Click here to read Amargosa Conservancy’s support for National Conservation Lands in the Draft Environmental Impact Statement for the DRECP.
Some of the Special Places Preserved
The extensive network of wetlands surrounding Tecopa, California is one of the most special places to be preserved as California Desert Conservation Lands.
These rich, groundwater-fed marshes are home to hundreds of migratory and resident bird populations, making them one of the best birdwatching destinations in the entire Southwestern United States. Additionally, the extensive thickets of three-square bulrush are home to the critically endangered Amargosa vole, a small rodent whose population hovered just above extinction-level, until a multi-agency group (including BLM and the Amargosa Conservancy) launched into action to save it. Protection through the DRECP will ensure that the vole’s habitat is preserved forever. “The BLM has taken an important step toward the recovery of the Amargosa vole by permanently protecting its habitat. Our collaborative efforts to save this critically endangered rodent can only succeed if it has a place to live, and the designation of its habitat as California Desert Conservation Lands increases the chances of the vole’s long-term survival,” said UC Davis Professor and vole biologist Dr. Janet Foley.
This iconic desert valley south of the Amargosa River became a flashpoint in the debate over industrial-scale renewable energy development…
…as a now-jettisoned proposed wind/solar facility there threatened the ecological and cultural integrity of the Amargosa Basin. Silurian Valley features some of the best and most intact cultural remains in the desert, as its dry lake beds once were full of water and the site of extensive paleo-Indian villages.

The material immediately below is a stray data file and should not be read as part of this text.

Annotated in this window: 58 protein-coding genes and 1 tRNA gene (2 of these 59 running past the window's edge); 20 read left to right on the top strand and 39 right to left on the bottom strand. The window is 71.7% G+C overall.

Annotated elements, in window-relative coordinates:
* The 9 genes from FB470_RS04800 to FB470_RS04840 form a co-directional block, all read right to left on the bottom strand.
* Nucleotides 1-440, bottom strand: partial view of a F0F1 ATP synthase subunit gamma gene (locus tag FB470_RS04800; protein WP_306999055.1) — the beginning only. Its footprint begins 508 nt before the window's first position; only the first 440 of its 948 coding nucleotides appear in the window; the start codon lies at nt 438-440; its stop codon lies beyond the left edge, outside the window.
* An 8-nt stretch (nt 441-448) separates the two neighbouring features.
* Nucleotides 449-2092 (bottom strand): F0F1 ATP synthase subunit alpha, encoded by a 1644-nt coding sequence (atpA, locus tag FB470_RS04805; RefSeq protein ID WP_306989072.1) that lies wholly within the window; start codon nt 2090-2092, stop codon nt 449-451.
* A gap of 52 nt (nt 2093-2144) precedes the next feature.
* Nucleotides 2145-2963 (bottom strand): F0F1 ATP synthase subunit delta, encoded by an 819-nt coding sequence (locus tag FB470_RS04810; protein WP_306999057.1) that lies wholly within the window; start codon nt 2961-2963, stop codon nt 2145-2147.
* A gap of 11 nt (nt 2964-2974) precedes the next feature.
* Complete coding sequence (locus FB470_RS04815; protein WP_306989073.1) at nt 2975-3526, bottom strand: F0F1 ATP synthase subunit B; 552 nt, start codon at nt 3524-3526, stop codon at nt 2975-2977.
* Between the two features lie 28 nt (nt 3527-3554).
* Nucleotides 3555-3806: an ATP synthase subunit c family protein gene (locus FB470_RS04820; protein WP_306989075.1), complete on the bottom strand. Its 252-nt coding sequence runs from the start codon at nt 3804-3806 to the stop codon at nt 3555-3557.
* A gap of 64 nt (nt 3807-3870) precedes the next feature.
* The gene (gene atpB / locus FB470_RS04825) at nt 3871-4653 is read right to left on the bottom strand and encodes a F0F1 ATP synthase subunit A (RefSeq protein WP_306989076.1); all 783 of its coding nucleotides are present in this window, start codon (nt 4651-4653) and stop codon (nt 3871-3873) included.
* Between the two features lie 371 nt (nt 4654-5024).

An unforgettable ribbon of green in one of the most arid places in the world, Willow Creek is perhaps the most important tributary of the Amargosa River. Fed by perennially flowing sweetwater springs, Willow Creek is home to a variety of wildlife, and is a very popular destination for tourists and hikers.
ABOUT THE FRIENDS GRASSROOTS NETWORK
Conservation starts with community, and history has shown that places are best protected when there is a group of local citizen advocates to lead the effort. As members of the Friends Grassroots Network, we do critical, on-the-ground work to steward and protect the National Conservation Lands. We also use our collective voice as a national network to advance strong conservation management policies and practices. In 2014 the Friends Grassroots Network collectively raised over $2 million to support this work.
From our blog: NATIONAL CONSERVATION LAND
One of the most important public parks programs — the Land and Water Conservation Fund (LWCF) — is getting closer to its expiration date on September 30. Join us in demanding a vote on legislation to permanently reauthorize LWCF before the September expiration deadline.
The DRECP is a land use plan designed to allow renewable energy development on least conflict public lands, and balance that with conservation and recreation on public land – uses that are critically important to Desert communities and their economies.
The Trump Administration has set the DRECP (Desert Renewable Energy and Conservation Plan) as its latest target – undermining the public process, eight years of collaboration and compromise, and threatening our public lands.
After a few hectic weeks, the Amargosa Conservancy interns are getting back to their normal routine.
The Great Old Broads for Wilderness is a national organization that engages and inspires activism to preserve and protect wilderness and wild lands. Their mission statement says that they bring knowledge, commitment, and humor to the movement to protect our last wild places on earth, and boy- they did not disappoint.
Staff from the Amargosa Conservancy, BLM, Sierra Club, and Leave No Trace completed final preparations for the arrival of the campers. Joining us in this camp were the Junior Rangers, conservationists in training from Barstow, ranging from ages 8-13 and Two family groups representing the Council of Mexican Federations (COFEM)